* U.S. stocks off on earnings outlook; UK shares higher
* U.S. dollar index slips from multi-month high
* Oil prices down on higher dollar, but metals rise (Adds settled oil prices; updates US dollar index, other updates throughout)
NEW YORK, Oct 25 (Reuters) - U.S. stocks fell on disappointing earnings reports on Tuesday, while the U.S. dollar slipped from multi-month highs after Bank of England Governor Mark Carney cast doubt on expectations for more monetary stimulus.
Oil prices fell more than 1 percent, with U.S. crude breaking below $50 per barrel for a second straight day, ahead of weekly data that could show a build in inventories.
On Wall Street, nine of the eleven sectors in the benchmark S&P 500 stock index were negative after poor earnings forecasts from some of the largest companies.
Some big names, including General Motors Co, Caterpillar Inc and 3M, all lost ground.
“We’ve had some mixed earnings today and the market right now is digesting earnings and positioning itself ahead of the Fed meeting next week,” said Jeff Zipper, managing director for investments at Private Client Reserve at U.S. Bank in Palm Beach, Florida.
Another third of the S&P 500 are scheduled to report earnings this week, including heavyweights Apple, Alphabet, Amazon and Boeing.
The Dow Jones industrial average fell 41.95 points, or 0.23 percent, to 18,181.08, the S&P 500 lost 6.56 points, or 0.3 percent, to 2,144.77 and the Nasdaq Composite dropped 26.15 points, or 0.49 percent, to 5,283.68.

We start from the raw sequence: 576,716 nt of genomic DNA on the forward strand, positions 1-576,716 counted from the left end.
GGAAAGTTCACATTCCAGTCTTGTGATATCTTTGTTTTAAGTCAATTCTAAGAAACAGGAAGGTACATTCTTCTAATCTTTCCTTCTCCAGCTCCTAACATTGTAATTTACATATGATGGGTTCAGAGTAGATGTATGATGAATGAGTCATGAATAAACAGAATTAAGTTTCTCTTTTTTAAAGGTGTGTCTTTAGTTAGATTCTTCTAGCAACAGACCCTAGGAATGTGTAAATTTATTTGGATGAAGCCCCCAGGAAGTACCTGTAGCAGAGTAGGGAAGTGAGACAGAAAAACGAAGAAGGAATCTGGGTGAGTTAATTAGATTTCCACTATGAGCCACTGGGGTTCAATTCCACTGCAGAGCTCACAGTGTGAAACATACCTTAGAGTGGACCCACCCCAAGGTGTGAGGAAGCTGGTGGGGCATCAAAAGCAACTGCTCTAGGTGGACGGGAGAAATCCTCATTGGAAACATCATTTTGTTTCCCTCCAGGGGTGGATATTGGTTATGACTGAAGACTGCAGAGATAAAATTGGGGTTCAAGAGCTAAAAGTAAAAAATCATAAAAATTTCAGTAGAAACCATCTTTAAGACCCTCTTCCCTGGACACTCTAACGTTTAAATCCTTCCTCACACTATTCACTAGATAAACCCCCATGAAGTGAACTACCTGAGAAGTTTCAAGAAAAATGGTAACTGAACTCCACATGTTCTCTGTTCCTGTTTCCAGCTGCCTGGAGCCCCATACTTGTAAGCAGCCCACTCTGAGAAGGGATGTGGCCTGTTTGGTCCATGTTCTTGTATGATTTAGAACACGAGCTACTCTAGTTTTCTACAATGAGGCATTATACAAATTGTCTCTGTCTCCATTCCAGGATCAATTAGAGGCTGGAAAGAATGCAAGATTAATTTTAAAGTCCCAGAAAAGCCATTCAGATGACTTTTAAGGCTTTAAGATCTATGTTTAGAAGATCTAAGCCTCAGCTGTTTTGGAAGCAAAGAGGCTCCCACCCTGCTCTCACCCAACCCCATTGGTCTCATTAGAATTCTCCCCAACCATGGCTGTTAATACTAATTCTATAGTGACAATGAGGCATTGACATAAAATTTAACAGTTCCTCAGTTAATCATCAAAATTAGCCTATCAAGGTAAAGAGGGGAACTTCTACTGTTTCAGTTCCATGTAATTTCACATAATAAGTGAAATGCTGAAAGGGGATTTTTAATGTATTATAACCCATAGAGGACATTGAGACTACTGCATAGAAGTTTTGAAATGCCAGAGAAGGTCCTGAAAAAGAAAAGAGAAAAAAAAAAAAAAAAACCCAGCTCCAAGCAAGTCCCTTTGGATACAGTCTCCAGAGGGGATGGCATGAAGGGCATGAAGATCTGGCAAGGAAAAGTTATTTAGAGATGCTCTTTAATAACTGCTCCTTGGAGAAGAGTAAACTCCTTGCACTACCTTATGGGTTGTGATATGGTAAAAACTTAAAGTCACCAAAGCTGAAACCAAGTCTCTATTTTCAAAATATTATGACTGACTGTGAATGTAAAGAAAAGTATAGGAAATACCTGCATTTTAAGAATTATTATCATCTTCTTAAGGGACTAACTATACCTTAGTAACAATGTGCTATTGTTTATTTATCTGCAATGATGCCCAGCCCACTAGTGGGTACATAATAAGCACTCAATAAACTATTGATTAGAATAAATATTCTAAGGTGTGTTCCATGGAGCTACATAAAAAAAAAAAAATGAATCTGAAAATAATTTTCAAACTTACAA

The dollar was down 0.1 percent against a basket of major currencies after touching an eight-month high.
Growing expectations that the U.S. Federal Reserve would raise interest rates in December had earlier boosted the dollar to its highest level in more than seven months against the euro and about three months against the yen.
When BoE policymakers meet next week to consider whether to cut interest rates, they will “undoubtedly” take sterling’s weakness into account, BoE Governor Mark Carney told lawmakers on Tuesday.
“Carney’s comments cast doubt on easing from Europe,” said Kathy Lien, managing director at BK Asset Management in New York.
Sterling slumped to its lowest level since the Oct. 7 “flash crash” but recovered some of its losses on Carney’s remarks. The pound was last down 0.45 percent.
In European stocks, mining companies rose 3.2 percent, lifted in part by mining company Anglo American , up 4.55 percent after its production update. Anglo is the top performing stock on Europe’s STOXX 600 this year.
The U.K.’s FTSE 100 Index extended gains, closing up 0.45 percent.
Germany’s Dax turned slightly lower, ending down 0.04 percent, after hitting its highest level of the year. The closely-watched Ifo survey beat expectations, a day after purchasing manager numbers had done the same.
Metal prices surged, with zinc up 2.1 percent at $2,360.50, from an earlier three-week high of $2,376. It is up nearly 60 percent from January lows on worries about shortages.
Other commodity prices slipped, though, as many are priced in U.S. dollars. U.S. crude oil futures settled 56 cents lower at $49.96 per barrel, down 1.11 percent.
Additional reporting by Pratima Desai in London, Tanya Agrawal in Bengaluru, Sam Forgione in New York; editing by Clive McKeef and Nick Zieminski
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